If you cannot install a floating ceiling then your concerns about sound transmission are completely valid. Sound will travel up those walls and into the existing floor joists like crazy. There's not a great deal you can do. Even with a gasketing material sandwiched in between the top plate and the joists you'll still have a nice transmitter... the screw. But this scenario is about your best option. Personally, I'd build the walls 1" short of the existing joists. Every 6' to 8' I'd use a 1" gasket and a single screw. Fewer contact points is your best hope, in my opinion.


The walls, once drwalled will be quite stiff and just a few properly placed screws should keep it quite solid.


Ted
 

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Discussion Starter · #8 ·
Ted,


Thanks - that sounds like good advice. Your assessment of the problem is right on. I would love a floating ceiling. It is just not possible. When the house was built, the plumber decided to put the main sewer pipe *through* one of the main supporting members of the main floor. That combined with the mandatory 6 degree grade (maybe 7, not sure), makes movement of the pipe an extremely costly proposition.


The expense is just not worth it in that case. I am already moving the air conditioner - that is expensive enough. LOL


Thanks for the note.


Sand
 

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You are building a room in to an existing space, right? You are not replacing existing walls?


If this is the case then the walls need not be load bearing so they need not be coupled to the ceiling in any way. You should consult a contractor familiar with building codes in your area of course, but it seems reasonable.


The issue would be whether or not the new walls are stable enough without coupling to the rest of the structure. What you gain in decoupling to the ceiling you may lose in lack of stability.
 

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Sand,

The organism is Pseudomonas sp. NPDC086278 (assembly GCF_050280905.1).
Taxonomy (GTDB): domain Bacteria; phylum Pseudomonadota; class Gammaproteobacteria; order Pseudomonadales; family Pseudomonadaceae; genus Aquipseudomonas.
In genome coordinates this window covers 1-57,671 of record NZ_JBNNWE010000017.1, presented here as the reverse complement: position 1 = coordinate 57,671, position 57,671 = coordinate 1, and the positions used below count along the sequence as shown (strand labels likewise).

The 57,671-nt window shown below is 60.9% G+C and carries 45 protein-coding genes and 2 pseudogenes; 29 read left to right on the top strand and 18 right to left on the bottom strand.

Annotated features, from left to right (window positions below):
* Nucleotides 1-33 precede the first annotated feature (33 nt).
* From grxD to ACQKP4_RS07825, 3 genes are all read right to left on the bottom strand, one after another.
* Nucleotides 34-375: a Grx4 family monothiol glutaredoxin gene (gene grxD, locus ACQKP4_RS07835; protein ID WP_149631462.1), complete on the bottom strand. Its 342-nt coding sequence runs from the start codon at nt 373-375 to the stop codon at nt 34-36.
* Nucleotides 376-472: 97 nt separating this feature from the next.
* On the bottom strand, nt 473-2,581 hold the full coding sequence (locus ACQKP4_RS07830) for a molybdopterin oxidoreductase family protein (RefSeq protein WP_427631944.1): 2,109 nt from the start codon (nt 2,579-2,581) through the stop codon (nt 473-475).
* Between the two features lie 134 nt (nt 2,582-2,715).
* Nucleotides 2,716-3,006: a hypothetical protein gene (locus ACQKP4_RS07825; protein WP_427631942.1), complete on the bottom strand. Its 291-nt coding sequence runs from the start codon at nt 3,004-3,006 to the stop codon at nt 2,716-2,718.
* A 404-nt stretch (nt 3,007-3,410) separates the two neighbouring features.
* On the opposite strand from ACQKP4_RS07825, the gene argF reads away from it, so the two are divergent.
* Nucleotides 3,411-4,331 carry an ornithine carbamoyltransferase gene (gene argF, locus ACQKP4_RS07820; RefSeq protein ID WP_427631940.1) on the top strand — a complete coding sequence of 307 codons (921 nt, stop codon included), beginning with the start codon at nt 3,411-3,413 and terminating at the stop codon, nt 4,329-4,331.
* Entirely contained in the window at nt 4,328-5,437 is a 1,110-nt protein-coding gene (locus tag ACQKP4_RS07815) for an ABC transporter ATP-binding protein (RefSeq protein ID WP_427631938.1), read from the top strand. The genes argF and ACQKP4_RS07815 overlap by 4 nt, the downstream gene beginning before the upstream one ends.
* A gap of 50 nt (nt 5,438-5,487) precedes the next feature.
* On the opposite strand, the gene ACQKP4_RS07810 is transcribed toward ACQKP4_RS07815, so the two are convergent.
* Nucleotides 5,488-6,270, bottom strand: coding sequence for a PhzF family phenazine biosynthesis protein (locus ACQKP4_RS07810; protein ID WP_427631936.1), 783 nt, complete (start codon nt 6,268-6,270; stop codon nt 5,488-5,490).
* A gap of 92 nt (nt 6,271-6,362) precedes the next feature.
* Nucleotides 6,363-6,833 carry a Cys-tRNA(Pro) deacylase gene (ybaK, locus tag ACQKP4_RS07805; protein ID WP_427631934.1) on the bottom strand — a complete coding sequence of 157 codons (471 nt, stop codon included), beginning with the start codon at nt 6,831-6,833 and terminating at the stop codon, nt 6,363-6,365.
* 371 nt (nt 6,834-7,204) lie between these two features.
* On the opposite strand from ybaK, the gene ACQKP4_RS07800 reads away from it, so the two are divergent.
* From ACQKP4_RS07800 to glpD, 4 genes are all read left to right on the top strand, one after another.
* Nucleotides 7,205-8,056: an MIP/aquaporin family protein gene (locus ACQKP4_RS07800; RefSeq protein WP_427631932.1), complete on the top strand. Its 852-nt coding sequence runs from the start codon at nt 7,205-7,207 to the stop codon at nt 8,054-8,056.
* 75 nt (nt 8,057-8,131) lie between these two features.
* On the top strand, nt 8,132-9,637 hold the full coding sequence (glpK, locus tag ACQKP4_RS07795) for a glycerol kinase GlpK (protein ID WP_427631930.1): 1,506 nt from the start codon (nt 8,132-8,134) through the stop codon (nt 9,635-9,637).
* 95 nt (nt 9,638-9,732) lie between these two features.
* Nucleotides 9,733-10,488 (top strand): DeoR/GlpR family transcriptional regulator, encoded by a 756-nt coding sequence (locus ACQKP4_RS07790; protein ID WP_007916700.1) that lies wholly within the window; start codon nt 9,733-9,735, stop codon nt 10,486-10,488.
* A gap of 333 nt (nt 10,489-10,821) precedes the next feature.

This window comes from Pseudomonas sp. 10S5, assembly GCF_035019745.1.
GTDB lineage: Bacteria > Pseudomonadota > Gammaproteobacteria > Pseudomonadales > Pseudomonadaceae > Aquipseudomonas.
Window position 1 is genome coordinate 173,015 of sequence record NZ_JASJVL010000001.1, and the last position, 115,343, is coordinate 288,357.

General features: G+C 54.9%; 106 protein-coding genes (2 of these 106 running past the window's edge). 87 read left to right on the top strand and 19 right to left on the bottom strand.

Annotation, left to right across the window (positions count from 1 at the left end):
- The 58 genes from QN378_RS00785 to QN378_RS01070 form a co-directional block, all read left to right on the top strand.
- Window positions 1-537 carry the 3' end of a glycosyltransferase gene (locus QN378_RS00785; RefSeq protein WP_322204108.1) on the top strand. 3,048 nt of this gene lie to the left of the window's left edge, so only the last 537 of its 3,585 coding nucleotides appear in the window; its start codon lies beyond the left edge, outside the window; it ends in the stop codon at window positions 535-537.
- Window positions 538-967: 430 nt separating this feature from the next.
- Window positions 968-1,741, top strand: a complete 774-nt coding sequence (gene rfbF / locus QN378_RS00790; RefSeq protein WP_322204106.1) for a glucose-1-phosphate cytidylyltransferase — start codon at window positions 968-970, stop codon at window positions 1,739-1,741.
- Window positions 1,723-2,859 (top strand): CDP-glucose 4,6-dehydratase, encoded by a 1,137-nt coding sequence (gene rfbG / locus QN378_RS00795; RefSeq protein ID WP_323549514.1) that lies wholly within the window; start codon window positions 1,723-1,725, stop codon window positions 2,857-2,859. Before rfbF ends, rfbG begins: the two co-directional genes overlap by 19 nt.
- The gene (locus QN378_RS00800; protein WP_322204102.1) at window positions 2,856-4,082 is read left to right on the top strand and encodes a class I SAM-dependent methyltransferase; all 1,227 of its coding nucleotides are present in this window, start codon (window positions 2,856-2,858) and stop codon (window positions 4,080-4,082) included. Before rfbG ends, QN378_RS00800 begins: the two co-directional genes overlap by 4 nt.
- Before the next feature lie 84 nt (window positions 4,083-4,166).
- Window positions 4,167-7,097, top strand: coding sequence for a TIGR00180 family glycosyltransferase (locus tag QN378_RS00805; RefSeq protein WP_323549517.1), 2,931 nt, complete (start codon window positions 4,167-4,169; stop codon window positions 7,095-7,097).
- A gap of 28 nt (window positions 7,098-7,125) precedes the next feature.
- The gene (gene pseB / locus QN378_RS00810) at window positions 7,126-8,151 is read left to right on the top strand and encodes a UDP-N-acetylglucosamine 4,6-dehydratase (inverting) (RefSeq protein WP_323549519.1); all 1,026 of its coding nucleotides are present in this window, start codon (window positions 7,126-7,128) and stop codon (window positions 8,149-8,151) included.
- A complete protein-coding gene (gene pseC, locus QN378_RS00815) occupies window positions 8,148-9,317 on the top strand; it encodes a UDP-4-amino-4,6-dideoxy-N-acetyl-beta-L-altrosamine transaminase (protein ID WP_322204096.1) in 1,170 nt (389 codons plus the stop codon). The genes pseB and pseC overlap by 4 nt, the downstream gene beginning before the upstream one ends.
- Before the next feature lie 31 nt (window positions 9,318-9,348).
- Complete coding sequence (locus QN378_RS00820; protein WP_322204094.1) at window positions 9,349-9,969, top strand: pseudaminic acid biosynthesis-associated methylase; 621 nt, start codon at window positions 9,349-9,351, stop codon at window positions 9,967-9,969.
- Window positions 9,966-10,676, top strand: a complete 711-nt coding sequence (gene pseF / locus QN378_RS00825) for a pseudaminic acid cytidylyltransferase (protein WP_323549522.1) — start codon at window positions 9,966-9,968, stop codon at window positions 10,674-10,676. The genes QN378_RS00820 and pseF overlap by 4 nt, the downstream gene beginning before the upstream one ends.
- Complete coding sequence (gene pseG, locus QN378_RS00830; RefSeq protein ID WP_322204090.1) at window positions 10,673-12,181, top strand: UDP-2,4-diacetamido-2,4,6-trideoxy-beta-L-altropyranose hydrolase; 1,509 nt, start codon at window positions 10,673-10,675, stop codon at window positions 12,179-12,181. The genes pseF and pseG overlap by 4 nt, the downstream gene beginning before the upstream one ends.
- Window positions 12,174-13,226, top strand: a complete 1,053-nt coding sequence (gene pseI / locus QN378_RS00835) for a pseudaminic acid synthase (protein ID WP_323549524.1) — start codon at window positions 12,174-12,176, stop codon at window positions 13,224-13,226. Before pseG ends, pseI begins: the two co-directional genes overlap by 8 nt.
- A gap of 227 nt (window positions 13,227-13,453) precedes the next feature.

I have found our holy grail, that is if you are building your walls along the inside of concrete/masonry walls as I am. I found a Decoupler Clip which attaches to the studs or top plates and then anchors to the concrete wall, yet it is designed such that the two surfaces are acoustically decoupled. I will build my walls a half inch or so shy of the joists and then stabilize the wall by anchoring with these at the top every four feet or so. You can find these at www.silentsource.com the product is RISC-DCxx, Resilient Sound Isolation DeCouple Clip.
 

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Discussion Starter · #11 ·
Scott,


It is not a load bearing wall. However, with 2 layers of drywall (and a 20ft length in the long direction), a freestanding wall is a no-go. If not anchored it will sag.


dkramer3,


Thanks for the link. I am looking at it now. I have 1 wall where I can use this against a masonry wall. Three where I cannot, though. Looks like that Chase wall brace will work for the other walls, though! Kinda pricey, but at this stage what's another 100 bucks? LOL


Thanks!


Sand
 

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Sand,

I have been looking at this some more, and this same clip may work on your other walls as well (I have one like that). My thought is to attach the flange to the joist and then anchor to the top plate. Should work rather well.
 

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Discussion Starter · #13 ·
dkramer3,


You are right. I can likely use either the Resilient Sound Isolation DeCouple Clip or the Resilient Sound Isolation Chase Wall Brace depending on the situation. I think those will work. It may not be perfect, but it is a darn sight better than a solid screw.


Thanks a ton for the link. I am going to forward that over to the guy helping me frame up.


Take care.


Sand